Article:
Bernie Sanders wins New Hampshire primary, makes Jewish history
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Election 2016

Bernie Sanders wins New Hampshire primary, makes Jewish history

Democratic presidential candidate Sen. Bernard Sanders, I-Vt., speaking at a Get Out the Vote rally in Manchester, New Hampshire, Feb. 8, 2016. (Meredith Dake-O'Connor/CQ Roll Call)

Democratic presidential candidate Sen. Bernard Sanders, I-Vt., speaking at a Get Out the Vote rally in Manchester, New Hampshire, Feb. 8, 2016. (Meredith Dake-O’Connor/CQ Roll Call)

(JTA) – Bernie Sanders made history Tuesday night when he became the first Jewish candidate in U.S. history to win a presidential primary election.

With more than 90 percent of precincts reporting, the Independent senator from Vermont trounced former Secretary of State Hillary Clinton in the Democratic primary 60-38 percent.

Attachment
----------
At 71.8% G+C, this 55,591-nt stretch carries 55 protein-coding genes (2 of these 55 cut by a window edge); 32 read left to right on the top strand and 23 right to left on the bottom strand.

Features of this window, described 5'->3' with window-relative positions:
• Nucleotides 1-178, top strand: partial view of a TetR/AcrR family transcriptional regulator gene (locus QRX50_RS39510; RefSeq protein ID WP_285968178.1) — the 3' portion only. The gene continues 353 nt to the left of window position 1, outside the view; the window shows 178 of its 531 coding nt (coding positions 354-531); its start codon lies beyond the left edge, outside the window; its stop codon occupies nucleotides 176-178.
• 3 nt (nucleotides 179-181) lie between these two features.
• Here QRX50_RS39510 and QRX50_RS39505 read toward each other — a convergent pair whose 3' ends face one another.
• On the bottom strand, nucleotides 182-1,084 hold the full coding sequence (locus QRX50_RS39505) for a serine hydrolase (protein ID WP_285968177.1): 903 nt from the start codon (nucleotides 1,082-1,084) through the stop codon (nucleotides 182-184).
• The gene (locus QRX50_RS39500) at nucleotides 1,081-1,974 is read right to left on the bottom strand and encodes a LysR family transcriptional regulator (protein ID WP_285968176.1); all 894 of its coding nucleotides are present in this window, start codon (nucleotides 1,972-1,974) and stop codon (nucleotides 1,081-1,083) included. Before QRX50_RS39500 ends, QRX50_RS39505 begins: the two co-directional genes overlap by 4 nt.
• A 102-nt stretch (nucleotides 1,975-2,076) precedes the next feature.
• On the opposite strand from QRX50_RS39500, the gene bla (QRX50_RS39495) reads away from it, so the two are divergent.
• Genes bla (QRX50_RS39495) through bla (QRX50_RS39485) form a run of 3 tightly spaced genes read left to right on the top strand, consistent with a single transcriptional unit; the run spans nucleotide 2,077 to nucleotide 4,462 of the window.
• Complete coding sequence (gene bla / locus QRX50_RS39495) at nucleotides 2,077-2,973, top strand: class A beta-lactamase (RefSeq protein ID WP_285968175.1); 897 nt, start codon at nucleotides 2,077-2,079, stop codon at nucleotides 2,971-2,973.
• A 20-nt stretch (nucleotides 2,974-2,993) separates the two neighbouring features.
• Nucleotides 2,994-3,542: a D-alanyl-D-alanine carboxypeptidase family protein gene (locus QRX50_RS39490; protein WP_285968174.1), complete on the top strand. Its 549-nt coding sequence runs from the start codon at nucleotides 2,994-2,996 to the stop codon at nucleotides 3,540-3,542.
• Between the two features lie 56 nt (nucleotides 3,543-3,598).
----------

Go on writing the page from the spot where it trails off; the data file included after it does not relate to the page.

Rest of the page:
Sanders, a secular Jew and self-described democratic socialist who has made economic inequality in America the centerpiece of his campaign, had been the favorite to win in New Hampshire, and in last week’s Iowa caucuses he nearly tied Clinton. But Sanders is expected to face uphill contests against Clinton in contests later this month in Nevada and South Carolina.

READ: Did Bernie Sanders just steal Joe Lieberman’s Jewish crown?

On the Republican side, New York businessman and TV celebrity Donald Trump scored a decisive victory over his rivals, capturing 35 percent of the vote. The second-place finisher was Ohio Gov. John Kasich, with 16 percent of the vote. Sen. Ted Cruz of Texas finished third with 11.6 percent, edging out former Florida Gov. Jeb Bush, who finished with 11.1 percent. Sen. Marco Rubio of Florida came in fifth, with 10.5 percent.

Though New Hampshire is home to just 1.3 million Americans, the state holds the nation’s first primary and long has been a decisive early proving ground for presidential candidates.

An estimated 10,000 Jews live in New Hampshire.

READ: Who are the Jews of New Hampshire?